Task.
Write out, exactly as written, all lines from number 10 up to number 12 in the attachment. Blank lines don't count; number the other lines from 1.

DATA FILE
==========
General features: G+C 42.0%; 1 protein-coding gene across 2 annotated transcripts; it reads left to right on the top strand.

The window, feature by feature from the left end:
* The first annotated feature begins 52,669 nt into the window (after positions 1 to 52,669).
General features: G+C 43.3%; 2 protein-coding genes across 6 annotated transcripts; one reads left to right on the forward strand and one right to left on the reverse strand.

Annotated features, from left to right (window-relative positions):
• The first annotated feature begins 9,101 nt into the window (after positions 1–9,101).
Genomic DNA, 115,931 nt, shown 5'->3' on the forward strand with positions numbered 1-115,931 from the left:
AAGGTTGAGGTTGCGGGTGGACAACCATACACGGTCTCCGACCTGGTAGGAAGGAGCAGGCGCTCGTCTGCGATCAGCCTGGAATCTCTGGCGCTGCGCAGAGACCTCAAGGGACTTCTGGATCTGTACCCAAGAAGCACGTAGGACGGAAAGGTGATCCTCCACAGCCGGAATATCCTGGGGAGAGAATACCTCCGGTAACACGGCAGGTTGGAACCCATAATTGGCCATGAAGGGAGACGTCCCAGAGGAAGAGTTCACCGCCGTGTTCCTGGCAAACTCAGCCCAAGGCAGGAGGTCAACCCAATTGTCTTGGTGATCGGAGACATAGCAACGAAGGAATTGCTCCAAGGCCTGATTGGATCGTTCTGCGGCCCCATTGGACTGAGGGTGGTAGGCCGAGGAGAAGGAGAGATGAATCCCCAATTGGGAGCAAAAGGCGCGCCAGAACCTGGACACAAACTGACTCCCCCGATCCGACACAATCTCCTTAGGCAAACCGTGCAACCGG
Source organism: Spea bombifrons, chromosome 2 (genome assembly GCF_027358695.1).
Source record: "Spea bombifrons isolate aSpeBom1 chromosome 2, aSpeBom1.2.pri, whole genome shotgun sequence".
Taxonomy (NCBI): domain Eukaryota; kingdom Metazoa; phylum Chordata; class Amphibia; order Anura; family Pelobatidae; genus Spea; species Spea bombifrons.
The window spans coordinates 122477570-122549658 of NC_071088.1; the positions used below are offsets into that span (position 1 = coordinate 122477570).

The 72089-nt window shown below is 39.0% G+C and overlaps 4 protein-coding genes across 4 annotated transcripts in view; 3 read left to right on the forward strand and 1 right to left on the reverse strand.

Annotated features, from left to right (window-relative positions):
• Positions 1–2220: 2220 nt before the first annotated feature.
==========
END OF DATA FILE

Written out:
Source record: "Spea bombifrons isolate aSpeBom1 chromosome 2, aSpeBom1.2.pri, whole genome shotgun sequence".
Taxonomy (NCBI): domain Eukaryota; kingdom Metazoa; phylum Chordata; class Amphibia; order Anura; family Pelobatidae; genus Spea; species Spea bombifrons.
The window spans coordinates 122477570-122549658 of NC_071088.1; the positions used below are offsets into that span (position 1 = coordinate 122477570).